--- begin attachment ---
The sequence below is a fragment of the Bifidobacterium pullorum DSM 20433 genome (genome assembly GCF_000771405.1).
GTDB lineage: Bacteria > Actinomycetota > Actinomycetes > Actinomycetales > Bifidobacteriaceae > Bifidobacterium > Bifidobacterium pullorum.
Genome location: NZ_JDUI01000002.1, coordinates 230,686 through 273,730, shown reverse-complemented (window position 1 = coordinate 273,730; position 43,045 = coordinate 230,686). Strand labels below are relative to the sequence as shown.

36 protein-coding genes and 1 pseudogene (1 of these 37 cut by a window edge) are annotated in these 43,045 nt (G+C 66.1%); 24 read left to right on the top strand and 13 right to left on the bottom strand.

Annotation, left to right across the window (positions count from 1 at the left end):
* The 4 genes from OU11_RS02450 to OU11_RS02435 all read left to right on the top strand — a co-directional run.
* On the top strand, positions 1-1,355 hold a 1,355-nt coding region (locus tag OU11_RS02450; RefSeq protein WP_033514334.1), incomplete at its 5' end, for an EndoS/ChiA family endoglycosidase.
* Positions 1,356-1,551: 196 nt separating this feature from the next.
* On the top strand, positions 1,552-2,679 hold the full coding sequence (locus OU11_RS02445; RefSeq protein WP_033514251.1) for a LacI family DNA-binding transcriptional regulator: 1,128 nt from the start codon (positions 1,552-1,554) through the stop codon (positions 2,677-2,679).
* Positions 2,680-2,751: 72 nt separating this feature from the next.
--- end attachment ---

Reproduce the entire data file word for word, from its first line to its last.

The sequence below is a fragment of the Bifidobacterium pullorum DSM 20433 genome (genome assembly GCF_000771405.1).
GTDB lineage: Bacteria > Actinomycetota > Actinomycetes > Actinomycetales > Bifidobacteriaceae > Bifidobacterium > Bifidobacterium pullorum.
Genome location: NZ_JDUI01000002.1, coordinates 230,686 through 273,730, shown reverse-complemented (window position 1 = coordinate 273,730; position 43,045 = coordinate 230,686). Strand labels below are relative to the sequence as shown.

36 protein-coding genes and 1 pseudogene (1 of these 37 cut by a window edge) are annotated in these 43,045 nt (G+C 66.1%); 24 read left to right on the top strand and 13 right to left on the bottom strand.

Annotation, left to right across the window (positions count from 1 at the left end):
* The 4 genes from OU11_RS02450 to OU11_RS02435 all read left to right on the top strand — a co-directional run.
* On the top strand, positions 1-1,355 hold a 1,355-nt coding region (locus tag OU11_RS02450; RefSeq protein WP_033514334.1), incomplete at its 5' end, for an EndoS/ChiA family endoglycosidase.
* Positions 1,356-1,551: 196 nt separating this feature from the next.
* On the top strand, positions 1,552-2,679 hold the full coding sequence (locus OU11_RS02445; RefSeq protein WP_033514251.1) for a LacI family DNA-binding transcriptional regulator: 1,128 nt from the start codon (positions 1,552-1,554) through the stop codon (positions 2,677-2,679).
* Positions 2,680-2,751: 72 nt separating this feature from the next.